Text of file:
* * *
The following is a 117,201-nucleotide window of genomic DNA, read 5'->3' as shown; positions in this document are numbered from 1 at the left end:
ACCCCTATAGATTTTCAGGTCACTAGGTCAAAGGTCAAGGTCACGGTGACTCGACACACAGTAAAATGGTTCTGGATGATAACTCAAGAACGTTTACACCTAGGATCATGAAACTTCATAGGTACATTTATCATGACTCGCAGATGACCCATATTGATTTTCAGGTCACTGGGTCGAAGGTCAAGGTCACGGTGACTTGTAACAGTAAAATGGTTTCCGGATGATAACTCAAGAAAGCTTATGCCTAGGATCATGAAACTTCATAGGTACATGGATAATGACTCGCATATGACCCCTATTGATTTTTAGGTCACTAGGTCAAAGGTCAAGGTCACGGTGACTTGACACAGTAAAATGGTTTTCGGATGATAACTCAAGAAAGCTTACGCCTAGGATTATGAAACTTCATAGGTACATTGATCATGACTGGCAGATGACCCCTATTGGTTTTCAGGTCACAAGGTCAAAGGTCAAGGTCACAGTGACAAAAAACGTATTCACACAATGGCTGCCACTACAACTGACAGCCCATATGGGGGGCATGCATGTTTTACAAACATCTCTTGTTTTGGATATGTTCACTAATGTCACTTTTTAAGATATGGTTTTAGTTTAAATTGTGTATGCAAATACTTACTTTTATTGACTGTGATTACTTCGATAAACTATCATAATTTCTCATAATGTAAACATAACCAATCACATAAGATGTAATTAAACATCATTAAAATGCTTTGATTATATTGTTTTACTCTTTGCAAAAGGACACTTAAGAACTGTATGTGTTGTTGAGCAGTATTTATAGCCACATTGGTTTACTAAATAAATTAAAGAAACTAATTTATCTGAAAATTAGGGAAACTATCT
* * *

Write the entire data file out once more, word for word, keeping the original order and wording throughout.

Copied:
The following is a 117,201-nucleotide window of genomic DNA, read 5'->3' as shown; positions in this document are numbered from 1 at the left end:
ACCCCTATAGATTTTCAGGTCACTAGGTCAAAGGTCAAGGTCACGGTGACTCGACACACAGTAAAATGGTTCTGGATGATAACTCAAGAACGTTTACACCTAGGATCATGAAACTTCATAGGTACATTTATCATGACTCGCAGATGACCCATATTGATTTTCAGGTCACTGGGTCGAAGGTCAAGGTCACGGTGACTTGTAACAGTAAAATGGTTTCCGGATGATAACTCAAGAAAGCTTATGCCTAGGATCATGAAACTTCATAGGTACATGGATAATGACTCGCATATGACCCCTATTGATTTTTAGGTCACTAGGTCAAAGGTCAAGGTCACGGTGACTTGACACAGTAAAATGGTTTTCGGATGATAACTCAAGAAAGCTTACGCCTAGGATTATGAAACTTCATAGGTACATTGATCATGACTGGCAGATGACCCCTATTGGTTTTCAGGTCACAAGGTCAAAGGTCAAGGTCACAGTGACAAAAAACGTATTCACACAATGGCTGCCACTACAACTGACAGCCCATATGGGGGGCATGCATGTTTTACAAACATCTCTTGTTTTGGATATGTTCACTAATGTCACTTTTTAAGATATGGTTTTAGTTTAAATTGTGTATGCAAATACTTACTTTTATTGACTGTGATTACTTCGATAAACTATCATAATTTCTCATAATGTAAACATAACCAATCACATAAGATGTAATTAAACATCATTAAAATGCTTTGATTATATTGTTTTACTCTTTGCAAAAGGACACTTAAGAACTGTATGTGTTGTTGAGCAGTATTTATAGCCACATTGGTTTACTAAATAAATTAAAGAAACTAATTTATCTGAAAATTAGGGAAACTATCT